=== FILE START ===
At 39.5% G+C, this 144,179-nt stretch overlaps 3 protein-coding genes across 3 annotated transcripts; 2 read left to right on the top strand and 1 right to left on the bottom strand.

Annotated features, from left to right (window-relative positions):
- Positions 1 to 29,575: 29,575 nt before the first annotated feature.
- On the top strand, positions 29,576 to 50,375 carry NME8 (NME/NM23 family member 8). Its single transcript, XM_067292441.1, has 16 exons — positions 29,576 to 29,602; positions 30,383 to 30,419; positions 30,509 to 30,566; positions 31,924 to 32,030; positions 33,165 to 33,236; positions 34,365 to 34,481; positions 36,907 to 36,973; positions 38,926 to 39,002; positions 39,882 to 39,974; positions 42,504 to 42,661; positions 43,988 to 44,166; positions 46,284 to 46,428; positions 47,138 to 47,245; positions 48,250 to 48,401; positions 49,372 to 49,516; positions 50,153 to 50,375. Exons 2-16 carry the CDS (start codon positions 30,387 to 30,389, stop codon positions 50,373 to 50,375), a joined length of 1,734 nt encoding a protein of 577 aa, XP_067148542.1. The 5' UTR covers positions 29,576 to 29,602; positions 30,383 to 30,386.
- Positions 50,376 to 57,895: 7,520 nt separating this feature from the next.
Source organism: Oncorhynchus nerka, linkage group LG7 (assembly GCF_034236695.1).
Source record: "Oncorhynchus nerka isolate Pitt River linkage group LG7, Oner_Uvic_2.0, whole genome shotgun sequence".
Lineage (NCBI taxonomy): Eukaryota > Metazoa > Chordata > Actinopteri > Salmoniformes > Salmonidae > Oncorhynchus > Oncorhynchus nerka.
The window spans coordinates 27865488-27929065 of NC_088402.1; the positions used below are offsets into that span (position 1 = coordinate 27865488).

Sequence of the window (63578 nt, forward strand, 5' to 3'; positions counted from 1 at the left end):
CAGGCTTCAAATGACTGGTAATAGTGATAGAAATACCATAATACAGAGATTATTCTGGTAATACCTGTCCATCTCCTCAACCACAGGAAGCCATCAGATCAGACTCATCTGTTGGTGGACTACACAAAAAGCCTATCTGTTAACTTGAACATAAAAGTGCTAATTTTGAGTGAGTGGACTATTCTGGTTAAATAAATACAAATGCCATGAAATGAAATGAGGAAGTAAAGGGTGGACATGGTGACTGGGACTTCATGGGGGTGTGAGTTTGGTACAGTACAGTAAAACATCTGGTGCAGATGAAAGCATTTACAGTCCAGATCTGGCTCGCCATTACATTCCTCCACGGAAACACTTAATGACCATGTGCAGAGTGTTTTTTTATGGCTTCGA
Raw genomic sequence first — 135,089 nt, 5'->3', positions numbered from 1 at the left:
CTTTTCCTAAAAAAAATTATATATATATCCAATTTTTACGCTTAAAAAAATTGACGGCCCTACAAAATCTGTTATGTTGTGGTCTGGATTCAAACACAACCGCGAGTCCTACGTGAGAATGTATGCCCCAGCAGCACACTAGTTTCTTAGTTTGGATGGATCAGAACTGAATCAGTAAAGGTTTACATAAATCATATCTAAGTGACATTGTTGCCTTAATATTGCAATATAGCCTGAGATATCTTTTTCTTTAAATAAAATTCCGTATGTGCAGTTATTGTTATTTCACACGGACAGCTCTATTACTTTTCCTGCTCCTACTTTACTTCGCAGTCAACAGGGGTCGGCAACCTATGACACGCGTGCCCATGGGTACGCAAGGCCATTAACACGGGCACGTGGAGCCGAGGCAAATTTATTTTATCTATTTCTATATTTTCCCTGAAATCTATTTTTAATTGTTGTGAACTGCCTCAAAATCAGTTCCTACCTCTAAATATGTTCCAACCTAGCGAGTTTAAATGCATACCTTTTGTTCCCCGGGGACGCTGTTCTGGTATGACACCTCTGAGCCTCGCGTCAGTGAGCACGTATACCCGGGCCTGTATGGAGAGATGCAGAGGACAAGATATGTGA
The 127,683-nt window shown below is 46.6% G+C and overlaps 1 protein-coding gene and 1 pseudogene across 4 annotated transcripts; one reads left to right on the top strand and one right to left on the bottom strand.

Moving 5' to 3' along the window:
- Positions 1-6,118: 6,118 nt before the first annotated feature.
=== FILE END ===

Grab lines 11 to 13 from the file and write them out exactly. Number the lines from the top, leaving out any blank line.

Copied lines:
CAGGCTTCAAATGACTGGTAATAGTGATAGAAATACCATAATACAGAGATTATTCTGGTAATACCTGTCCATCTCCTCAACCACAGGAAGCCATCAGATCAGACTCATCTGTTGGTGGACTACACAAAAAGCCTATCTGTTAACTTGAACATAAAAGTGCTAATTTTGAGTGAGTGGACTATTCTGGTTAAATAAATACAAATGCCATGAAATGAAATGAGGAAGTAAAGGGTGGACATGGTGACTGGGACTTCATGGGGGTGTGAGTTTGGTACAGTACAGTAAAACATCTGGTGCAGATGAAAGCATTTACAGTCCAGATCTGGCTCGCCATTACATTCCTCCACGGAAACACTTAATGACCATGTGCAGAGTGTTTTTTTATGGCTTCGA
Raw genomic sequence first — 135,089 nt, 5'->3', positions numbered from 1 at the left:
CTTTTCCTAAAAAAAATTATATATATATCCAATTTTTACGCTTAAAAAAATTGACGGCCCTACAAAATCTGTTATGTTGTGGTCTGGATTCAAACACAACCGCGAGTCCTACGTGAGAATGTATGCCCCAGCAGCACACTAGTTTCTTAGTTTGGATGGATCAGAACTGAATCAGTAAAGGTTTACATAAATCATATCTAAGTGACATTGTTGCCTTAATATTGCAATATAGCCTGAGATATCTTTTTCTTTAAATAAAATTCCGTATGTGCAGTTATTGTTATTTCACACGGACAGCTCTATTACTTTTCCTGCTCCTACTTTACTTCGCAGTCAACAGGGGTCGGCAACCTATGACACGCGTGCCCATGGGTACGCAAGGCCATTAACACGGGCACGTGGAGCCGAGGCAAATTTATTTTATCTATTTCTATATTTTCCCTGAAATCTATTTTTAATTGTTGTGAACTGCCTCAAAATCAGTTCCTACCTCTAAATATGTTCCAACCTAGCGAGTTTAAATGCATACCTTTTGTTCCCCGGGGACGCTGTTCTGGTATGACACCTCTGAGCCTCGCGTCAGTGAGCACGTATACCCGGGCCTGTATGGAGAGATGCAGAGGACAAGATATGTGA